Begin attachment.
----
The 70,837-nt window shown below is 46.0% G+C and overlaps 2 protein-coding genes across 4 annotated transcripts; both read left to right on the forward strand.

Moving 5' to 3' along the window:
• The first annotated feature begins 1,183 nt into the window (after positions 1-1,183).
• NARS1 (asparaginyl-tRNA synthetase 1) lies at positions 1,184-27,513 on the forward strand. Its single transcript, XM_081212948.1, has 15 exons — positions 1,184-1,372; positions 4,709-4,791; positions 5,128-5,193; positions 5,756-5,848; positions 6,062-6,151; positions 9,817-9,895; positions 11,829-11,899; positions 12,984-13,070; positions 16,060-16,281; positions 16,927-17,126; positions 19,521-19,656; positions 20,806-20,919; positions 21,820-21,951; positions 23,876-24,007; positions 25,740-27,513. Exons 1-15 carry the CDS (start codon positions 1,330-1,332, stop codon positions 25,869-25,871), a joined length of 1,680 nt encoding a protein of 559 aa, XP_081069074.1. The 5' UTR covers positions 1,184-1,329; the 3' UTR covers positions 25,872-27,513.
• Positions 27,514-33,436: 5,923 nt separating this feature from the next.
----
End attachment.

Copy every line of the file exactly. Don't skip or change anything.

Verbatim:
The 70,837-nt window shown below is 46.0% G+C and overlaps 2 protein-coding genes across 4 annotated transcripts; both read left to right on the forward strand.

Moving 5' to 3' along the window:
• The first annotated feature begins 1,183 nt into the window (after positions 1-1,183).
• NARS1 (asparaginyl-tRNA synthetase 1) lies at positions 1,184-27,513 on the forward strand. Its single transcript, XM_081212948.1, has 15 exons — positions 1,184-1,372; positions 4,709-4,791; positions 5,128-5,193; positions 5,756-5,848; positions 6,062-6,151; positions 9,817-9,895; positions 11,829-11,899; positions 12,984-13,070; positions 16,060-16,281; positions 16,927-17,126; positions 19,521-19,656; positions 20,806-20,919; positions 21,820-21,951; positions 23,876-24,007; positions 25,740-27,513. Exons 1-15 carry the CDS (start codon positions 1,330-1,332, stop codon positions 25,869-25,871), a joined length of 1,680 nt encoding a protein of 559 aa, XP_081069074.1. The 5' UTR covers positions 1,184-1,329; the 3' UTR covers positions 25,872-27,513.
• Positions 27,514-33,436: 5,923 nt separating this feature from the next.